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The lesson for Labour: The UK doesn't want socialism watch

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    (Original post by ChaoticButterfly)
    "To chase the centre is to chase the ever-shifting territory of your opponent’s demarcation, and to recoil at the charge that you are “left” is like crumpling at the insult “mother****er”; it has no concrete meaning, and its abstract meaning is simply that a person disagrees."
    I would argue the centre is not a position which is decided by your opponent is it a position decided by the electorate. The centre ground is constantly moving because the views of the electorate are constantly moving. By catching the mood of the largest ground of electorate at a given time you are occupying the centre. The electorate may well be ready for nationalisation of key services but if they are not ready for large spending then proposing such activities is not going to be popular. Those issues don't occur in a vacuum.
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    Say if Scotland has become independent, would Labour still have been affected?

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    (Original post by Burridge)
    Collectively, the 'socialists' (Labour, Greens and SNP for the purposes of this thread) achieved almost 40% of the vote.
    What percentage of them are actually socialists though, and what percentage were simply wooed by fluffy, feel good slogans and promises of free stuff? Many of the Labour and Green supporters I know personally, don't have the first clue what 'socialism' even means.
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    This struck me as a reasonable appraisal of the Labour party circa 2015:

    "Whom does it stand for now? Not for the British working classes. They have rejected the party wholly in Scotland and in southern and middle England outside London. Not for the upwardly mobile who were comfortable with Blair.

    It is left with three groups – the more ghettoised, self-identifying ethnic minorities (chiefly Muslims), the unionised public sector and the north London moralisers who lack the numbers but still set the tone for television, human rights law, the “creative” industries and what gets taught in bog‑standard state schools and universities. It is not a potentially victorious coalition. "

    http://www.telegraph.co.uk/news/poli...servatism.html
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    Where im from in North West there were loads of labour seats, unlike in the south.
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    You say that but London is also a strong labour stronghold. Idk what the rest of the south were thinking. I find from whatever angle I look at politics, I do not believe running a country should be like running a business. I do not believe policies should be determined by making as much money as you can in order to maximise your country's revenue. I think many people are missing the point: that we need a fair society with equal opportunities, rather than one which makes the rich richer and the poor poorer. Clement Attlee in the late 1940s had the right idea by nationalising industries and achieving "full employment" (less than 300,000). This was of course destroyed by the Tory party who just wanted to make more money. Also I think it is important to increase spending on alternative sources of energy, as how things stand at the moment, when crude oil and fossil fuels will be running out we're all going to be ****ed over by WW3 because of our precious oil. As a young person I care about my future and I care about the people who live in my country, however it seems David Cameron, with his proposed abolition of disability benefits and his proposed abolition of the human rights act does not.And to those of you who support the conservatives, hate all you want, but they're not going to do anything to help you unless you are in the wealthiest 1% of the UK who own 40% of our economy. To the ukippers: I respect you more than the Tories because of the change you are demanding, though I do not agree with your policies at all. Ik this might not be related to what has been said previously in this threat but I wanted to vent my opinion somewhere.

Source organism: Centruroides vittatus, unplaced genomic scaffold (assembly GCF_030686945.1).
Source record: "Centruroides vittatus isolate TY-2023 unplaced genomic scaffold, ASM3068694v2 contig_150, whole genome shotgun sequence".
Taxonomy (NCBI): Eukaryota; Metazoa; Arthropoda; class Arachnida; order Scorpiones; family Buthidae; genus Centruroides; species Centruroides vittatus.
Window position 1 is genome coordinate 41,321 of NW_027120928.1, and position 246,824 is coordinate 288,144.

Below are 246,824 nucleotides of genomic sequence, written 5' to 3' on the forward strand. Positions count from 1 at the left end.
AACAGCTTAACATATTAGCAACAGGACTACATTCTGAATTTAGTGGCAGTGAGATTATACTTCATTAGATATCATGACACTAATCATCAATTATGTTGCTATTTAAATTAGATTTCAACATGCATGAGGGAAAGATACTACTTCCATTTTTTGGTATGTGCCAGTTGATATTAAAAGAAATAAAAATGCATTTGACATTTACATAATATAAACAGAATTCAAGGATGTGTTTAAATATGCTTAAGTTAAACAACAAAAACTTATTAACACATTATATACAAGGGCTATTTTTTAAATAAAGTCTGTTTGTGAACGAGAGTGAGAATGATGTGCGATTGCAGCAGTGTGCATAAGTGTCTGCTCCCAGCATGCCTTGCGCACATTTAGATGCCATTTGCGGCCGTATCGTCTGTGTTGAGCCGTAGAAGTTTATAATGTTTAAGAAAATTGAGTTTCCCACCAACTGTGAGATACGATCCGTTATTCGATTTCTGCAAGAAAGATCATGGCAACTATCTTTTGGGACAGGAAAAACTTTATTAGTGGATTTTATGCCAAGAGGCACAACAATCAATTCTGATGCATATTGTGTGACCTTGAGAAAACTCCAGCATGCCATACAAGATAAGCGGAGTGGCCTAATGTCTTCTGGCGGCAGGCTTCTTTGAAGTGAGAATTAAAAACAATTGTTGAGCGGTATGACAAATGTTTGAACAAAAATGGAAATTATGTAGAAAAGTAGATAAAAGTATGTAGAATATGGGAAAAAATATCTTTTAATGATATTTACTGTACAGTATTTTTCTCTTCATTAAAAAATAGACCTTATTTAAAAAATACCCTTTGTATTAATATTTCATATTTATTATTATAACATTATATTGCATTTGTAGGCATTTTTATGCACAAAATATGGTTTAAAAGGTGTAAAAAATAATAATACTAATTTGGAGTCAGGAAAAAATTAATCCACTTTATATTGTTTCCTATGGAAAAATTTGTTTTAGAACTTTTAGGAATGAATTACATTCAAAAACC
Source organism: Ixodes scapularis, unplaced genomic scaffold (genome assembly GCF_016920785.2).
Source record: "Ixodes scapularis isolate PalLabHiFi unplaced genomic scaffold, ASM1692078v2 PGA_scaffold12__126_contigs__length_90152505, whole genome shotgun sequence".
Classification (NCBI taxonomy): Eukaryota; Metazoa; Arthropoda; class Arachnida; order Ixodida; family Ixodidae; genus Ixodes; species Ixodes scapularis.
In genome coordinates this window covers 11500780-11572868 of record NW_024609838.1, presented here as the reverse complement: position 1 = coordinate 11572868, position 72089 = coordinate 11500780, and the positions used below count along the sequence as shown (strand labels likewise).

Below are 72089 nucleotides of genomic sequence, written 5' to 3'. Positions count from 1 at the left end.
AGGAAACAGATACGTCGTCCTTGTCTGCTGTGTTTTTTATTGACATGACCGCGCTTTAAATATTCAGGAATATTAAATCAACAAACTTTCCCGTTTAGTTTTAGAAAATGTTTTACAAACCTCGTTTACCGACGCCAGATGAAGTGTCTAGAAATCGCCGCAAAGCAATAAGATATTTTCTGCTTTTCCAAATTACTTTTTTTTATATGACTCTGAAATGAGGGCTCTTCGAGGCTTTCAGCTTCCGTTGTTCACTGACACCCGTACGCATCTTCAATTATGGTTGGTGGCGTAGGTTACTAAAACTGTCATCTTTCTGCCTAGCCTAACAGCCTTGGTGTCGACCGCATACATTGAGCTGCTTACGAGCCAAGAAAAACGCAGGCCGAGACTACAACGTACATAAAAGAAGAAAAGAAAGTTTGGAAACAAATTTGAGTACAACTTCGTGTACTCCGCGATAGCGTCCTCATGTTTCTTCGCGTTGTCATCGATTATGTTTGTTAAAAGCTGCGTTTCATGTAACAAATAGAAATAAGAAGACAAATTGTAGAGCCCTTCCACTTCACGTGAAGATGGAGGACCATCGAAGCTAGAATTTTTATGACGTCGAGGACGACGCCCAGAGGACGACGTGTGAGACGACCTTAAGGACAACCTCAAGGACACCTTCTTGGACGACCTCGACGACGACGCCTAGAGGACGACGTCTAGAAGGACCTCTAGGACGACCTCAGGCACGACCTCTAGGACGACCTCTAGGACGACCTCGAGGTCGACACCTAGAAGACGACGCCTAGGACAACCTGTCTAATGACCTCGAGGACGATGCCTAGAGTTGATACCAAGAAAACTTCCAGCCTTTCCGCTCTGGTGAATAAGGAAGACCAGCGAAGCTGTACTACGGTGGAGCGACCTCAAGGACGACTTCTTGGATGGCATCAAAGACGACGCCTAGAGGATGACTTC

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    (Original post by Fizzel)
    I would argue the centre is not a position which is decided by your opponent is it a position decided by the electorate. The centre ground is constantly moving because the views of the electorate are constantly moving. By catching the mood of the largest ground of electorate at a given time you are occupying the centre. The electorate may well be ready for nationalisation of key services but if they are not ready for large spending then proposing such activities is not going to be popular. Those issues don't occur in a vacuum.
    Hunting the centre comes with the risk of looking like you have no principles, like you are looking for power just because. At least to people I know, that's a big deal.
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    Look how many seats Labour dropped

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    (Original post by demx9)
    Every single election that was based around socialist ideals was crushed by the electorate.
    This statement is false. Labour won the elections of 1929, 1945, 1950, 1964, 1966 and both 1974 elections on 'socialist ideals'. Well, you could argue that they weren't really socialist in any of them, but given that the premise of this thread is that Miliband-led Labour was socialist then it wouldn't really make sense.
 
 
 

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